Disappointed with DirecTV, part 2

Continuing Glaskowsky's brief but tragic saga of a painful DirecTV equipment upgrade.

I posted the general outline of my problems with a DirecTV upgrade a few days ago. Now for some of the details.

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DirecTV logo DIRECTV, Inc.

When DirecTV called me in February to talk me into upgrading my hardware, I had three pieces of equipment in operation: a dish antenna configured to receive signals from DirecTV's three older satellites, an RCA DTC100 HD receiver in my bedroom, and a Hughes HR10-250 HD TiVo DVR (digital video recorder) in my living room.

DirecTV made a simple offer: if I simply said "yes," they'd send out a professional installer with a new dish, a new HD receiver (the H20 or H21 models capable of receiving the new MPEG-4 channels), and a new HD DVR (the HR20 or HR21 models).

I really didn't want to lose all the great features of my TiVo box, but I knew there'd be no choice; eventually I'd have to switch. So I said yes. I got an appointment for the next week-- February 28, as it happened. When I asked about the differences between the different models of receiver and DVR, the DirecTV representative said I could get the information on the Internet. He gave me the phone number of DirecTV's service department and encouraged me to call to verify the appointment and find out what equipment would be installed.

Over the next few days I looked into these model numbers for the receiver and DVR to see if there was any basis for choosing between them. It turns out the "21" models are newer but lack the internal tuners for local digital broadcasts. That was a problem for me, since I regularly watched these broadcasts on my HR10-250. So on Feb. 25, I called the number I was given and spoke with a Molisha. She verified the appointment schedule, and I asked if she could specify that I wanted to get the HR20 DVR instead of the HR21. She responded evasively, but eventually I got her to admit that she could do that.

On Feb. 28, the installer showed up... with a new antenna and an HR21-700 DVR. His work order didn't say anything about the HR20 (though I learned later that DirecTV's version of the service request did mention it), and it didn't mention the new receiver for the bedroom at all (though again DirecTV's records show this was part of the order).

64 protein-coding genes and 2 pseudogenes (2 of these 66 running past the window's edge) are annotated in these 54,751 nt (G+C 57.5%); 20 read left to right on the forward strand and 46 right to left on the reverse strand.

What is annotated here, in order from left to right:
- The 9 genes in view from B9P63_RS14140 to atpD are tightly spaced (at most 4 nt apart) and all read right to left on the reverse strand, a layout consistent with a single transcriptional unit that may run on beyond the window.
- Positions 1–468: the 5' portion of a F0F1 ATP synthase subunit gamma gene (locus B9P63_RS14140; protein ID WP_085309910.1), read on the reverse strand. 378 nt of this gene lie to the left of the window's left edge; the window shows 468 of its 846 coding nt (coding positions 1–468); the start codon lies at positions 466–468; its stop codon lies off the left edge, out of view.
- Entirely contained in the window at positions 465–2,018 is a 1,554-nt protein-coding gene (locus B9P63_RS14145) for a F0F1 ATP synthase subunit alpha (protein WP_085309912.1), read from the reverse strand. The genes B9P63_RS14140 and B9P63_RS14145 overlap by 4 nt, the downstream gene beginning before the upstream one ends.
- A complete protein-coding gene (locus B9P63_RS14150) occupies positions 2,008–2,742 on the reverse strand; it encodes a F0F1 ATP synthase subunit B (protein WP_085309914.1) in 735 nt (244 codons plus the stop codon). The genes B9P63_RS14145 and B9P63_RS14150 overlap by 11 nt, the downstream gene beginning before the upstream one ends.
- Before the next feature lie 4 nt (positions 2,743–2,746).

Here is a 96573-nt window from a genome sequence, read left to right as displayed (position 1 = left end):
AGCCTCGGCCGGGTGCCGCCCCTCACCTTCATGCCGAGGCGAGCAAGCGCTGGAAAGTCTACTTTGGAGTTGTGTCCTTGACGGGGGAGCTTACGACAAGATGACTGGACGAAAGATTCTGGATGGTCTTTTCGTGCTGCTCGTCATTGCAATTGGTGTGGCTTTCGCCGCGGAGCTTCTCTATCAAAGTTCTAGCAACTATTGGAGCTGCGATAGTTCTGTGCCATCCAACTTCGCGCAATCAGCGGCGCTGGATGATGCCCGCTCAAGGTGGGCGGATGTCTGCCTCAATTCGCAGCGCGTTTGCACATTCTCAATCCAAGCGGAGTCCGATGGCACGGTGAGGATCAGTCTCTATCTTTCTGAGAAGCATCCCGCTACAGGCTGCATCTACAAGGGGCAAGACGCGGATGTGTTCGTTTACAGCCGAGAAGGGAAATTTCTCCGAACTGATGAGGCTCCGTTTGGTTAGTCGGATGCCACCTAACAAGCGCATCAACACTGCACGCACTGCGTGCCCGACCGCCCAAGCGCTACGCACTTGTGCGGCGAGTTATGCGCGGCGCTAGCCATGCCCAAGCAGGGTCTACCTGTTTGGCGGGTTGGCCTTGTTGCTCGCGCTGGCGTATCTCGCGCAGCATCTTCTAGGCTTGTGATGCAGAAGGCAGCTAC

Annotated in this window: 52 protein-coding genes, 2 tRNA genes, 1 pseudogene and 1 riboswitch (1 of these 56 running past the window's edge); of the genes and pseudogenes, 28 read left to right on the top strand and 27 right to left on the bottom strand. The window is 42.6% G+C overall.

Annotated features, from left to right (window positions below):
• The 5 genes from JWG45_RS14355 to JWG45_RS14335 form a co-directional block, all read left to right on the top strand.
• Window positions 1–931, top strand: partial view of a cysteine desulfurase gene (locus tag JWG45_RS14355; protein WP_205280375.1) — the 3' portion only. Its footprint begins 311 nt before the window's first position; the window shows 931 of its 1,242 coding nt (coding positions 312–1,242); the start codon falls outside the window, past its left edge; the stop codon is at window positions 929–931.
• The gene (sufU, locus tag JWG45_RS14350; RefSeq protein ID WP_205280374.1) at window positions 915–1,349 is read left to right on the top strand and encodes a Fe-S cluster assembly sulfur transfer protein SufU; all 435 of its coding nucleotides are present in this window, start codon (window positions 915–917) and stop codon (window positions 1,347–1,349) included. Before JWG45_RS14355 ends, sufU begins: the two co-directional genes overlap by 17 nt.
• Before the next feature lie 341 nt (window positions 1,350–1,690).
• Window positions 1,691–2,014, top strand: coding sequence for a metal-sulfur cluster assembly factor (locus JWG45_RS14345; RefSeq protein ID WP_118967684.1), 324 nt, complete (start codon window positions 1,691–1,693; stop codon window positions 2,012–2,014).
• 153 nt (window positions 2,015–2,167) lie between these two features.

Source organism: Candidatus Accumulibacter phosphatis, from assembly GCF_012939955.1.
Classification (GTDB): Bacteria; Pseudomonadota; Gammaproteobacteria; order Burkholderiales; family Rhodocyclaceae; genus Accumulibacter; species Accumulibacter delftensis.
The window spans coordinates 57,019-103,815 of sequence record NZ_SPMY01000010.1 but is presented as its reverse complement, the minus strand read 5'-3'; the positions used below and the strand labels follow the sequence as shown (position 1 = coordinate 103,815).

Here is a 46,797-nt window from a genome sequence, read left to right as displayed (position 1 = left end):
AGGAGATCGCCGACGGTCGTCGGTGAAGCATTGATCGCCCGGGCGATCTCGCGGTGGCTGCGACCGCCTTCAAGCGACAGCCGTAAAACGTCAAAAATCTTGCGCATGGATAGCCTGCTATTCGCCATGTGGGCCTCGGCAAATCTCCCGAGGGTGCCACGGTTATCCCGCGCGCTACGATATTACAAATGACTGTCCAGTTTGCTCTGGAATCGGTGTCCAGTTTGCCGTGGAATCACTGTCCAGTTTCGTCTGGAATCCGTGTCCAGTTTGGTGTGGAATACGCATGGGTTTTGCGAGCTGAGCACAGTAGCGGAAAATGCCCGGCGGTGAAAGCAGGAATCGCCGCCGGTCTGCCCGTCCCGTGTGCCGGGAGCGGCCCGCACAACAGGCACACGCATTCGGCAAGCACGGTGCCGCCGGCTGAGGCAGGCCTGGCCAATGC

The installer placed a call to his dispatcher to see if he could get an HR20 and went up to the roof to install the new dish. I asked him to leave the old dish in place, just in case, and he agreed. He eventually heard from his dispatcher that no new HR20 models were available, only customer returns, and he recommended I take the HR21 and work it out with DirecTV. That seemed reasonable, since DirecTV was going to have to send me the missing receiver anyway.

So the installer and I hooked up the HR21, he made the call to get it activated, and that was that.

But when I went up to the roof to check out the new antenna, I discovered that not only had the installer not left the old dish in place, he'd left it disassembled in multiple pieces. The big pieces were lying on the roof surrounded by some of the mounting hardware (bolts, nuts, washers, etc.). The other hardware had rolled down into my gutter. I think that's pretty awful.

I emailed DirecTV through its website once while the installer was at the house, and again afterward, but they haven't gotten back to me yet. But in reviewing my account information while researching this post, I discovered that DirecTV marked the Feb. 28 appointment as both "installed" and "cancelled" and entered a new order on March 10 that refers to installing a dish and relocating (not replacing) my existing receivers. Perhaps this means someone got my emails but completely misunderstood them.

I'll give them a call, and post here again when I find out what the company is able to do to rectify these problems. And I'll also be posting a review of the new HR21-700 DVR. The more I use it, the more I discover flaws and shortcomings relative to my trusty old TiVo. It isn't all bad; there are a few features of this unit that work pretty well. I'll cover them all, soon.

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About the author

    Peter N. Glaskowsky is a computer architect in Silicon Valley and a technology analyst for the Envisioneering Group. He has designed chip- and board-level products in the defense and computer industries, managed design teams, and served as editor in chief of the industry newsletter "Microprocessor Report." He is a member of the CNET Blog Network and is not an employee of CNET. Disclosure.

     

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